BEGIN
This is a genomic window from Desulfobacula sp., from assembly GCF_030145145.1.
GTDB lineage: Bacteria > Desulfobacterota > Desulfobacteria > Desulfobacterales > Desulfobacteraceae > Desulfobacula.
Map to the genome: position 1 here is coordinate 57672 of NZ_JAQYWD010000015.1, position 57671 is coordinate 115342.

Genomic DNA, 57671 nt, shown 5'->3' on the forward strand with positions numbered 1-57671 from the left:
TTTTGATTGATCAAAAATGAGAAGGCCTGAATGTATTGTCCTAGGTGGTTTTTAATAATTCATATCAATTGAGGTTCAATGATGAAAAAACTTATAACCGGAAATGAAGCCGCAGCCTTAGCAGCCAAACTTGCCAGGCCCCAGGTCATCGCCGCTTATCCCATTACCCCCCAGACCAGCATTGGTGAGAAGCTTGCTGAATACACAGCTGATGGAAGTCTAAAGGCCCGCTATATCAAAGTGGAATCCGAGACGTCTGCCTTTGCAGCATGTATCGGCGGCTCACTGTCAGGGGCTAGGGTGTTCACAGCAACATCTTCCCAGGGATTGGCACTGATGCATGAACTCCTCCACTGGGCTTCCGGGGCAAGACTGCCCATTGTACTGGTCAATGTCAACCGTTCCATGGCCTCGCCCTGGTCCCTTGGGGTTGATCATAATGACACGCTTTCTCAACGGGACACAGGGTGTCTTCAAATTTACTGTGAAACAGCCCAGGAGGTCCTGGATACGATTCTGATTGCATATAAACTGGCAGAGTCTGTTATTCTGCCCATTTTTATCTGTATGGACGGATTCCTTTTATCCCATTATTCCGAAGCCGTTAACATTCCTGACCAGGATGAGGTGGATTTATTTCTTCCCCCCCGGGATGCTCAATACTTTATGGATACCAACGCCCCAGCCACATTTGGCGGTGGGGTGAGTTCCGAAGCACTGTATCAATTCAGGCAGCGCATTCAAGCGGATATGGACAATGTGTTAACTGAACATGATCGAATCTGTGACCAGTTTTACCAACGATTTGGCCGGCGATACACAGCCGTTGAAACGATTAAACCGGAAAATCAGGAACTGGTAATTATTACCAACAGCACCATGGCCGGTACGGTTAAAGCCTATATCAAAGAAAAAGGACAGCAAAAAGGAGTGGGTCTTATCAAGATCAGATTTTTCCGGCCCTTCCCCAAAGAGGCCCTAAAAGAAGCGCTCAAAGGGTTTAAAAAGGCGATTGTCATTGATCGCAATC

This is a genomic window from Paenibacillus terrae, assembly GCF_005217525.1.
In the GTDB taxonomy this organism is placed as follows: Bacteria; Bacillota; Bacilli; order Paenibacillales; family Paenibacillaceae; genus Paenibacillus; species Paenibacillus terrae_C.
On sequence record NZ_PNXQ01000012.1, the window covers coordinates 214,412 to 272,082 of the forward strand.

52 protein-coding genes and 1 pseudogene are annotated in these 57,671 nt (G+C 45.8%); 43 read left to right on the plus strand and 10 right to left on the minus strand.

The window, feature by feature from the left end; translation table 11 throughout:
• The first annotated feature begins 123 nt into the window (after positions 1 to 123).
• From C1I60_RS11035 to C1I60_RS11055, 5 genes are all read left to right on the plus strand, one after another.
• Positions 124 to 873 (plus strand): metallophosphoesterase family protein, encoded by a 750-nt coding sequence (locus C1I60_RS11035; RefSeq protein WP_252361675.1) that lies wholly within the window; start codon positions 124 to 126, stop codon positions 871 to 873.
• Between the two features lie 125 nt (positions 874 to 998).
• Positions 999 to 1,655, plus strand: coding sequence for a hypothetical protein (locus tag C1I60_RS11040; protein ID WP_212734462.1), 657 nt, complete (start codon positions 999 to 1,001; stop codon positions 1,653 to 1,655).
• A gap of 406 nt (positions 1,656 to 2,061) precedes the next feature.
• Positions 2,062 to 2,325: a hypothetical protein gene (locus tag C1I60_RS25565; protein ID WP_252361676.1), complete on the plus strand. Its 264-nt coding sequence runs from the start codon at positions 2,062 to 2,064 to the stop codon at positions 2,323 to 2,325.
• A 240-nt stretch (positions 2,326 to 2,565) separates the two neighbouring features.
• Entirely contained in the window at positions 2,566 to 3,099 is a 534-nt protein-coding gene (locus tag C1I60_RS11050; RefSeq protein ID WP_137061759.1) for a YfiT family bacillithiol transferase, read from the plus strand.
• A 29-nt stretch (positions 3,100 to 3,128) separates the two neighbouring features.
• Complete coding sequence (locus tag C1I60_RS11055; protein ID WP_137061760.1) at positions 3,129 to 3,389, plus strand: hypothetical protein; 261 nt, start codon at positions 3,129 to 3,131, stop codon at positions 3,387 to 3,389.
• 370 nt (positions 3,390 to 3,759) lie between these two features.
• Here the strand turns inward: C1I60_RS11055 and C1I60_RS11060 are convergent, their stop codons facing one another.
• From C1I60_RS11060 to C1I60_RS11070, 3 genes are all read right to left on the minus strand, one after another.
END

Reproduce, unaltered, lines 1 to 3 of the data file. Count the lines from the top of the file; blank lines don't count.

This is a genomic window from Desulfobacula sp., from assembly GCF_030145145.1.
GTDB lineage: Bacteria > Desulfobacterota > Desulfobacteria > Desulfobacterales > Desulfobacteraceae > Desulfobacula.
Map to the genome: position 1 here is coordinate 57672 of NZ_JAQYWD010000015.1, position 57671 is coordinate 115342.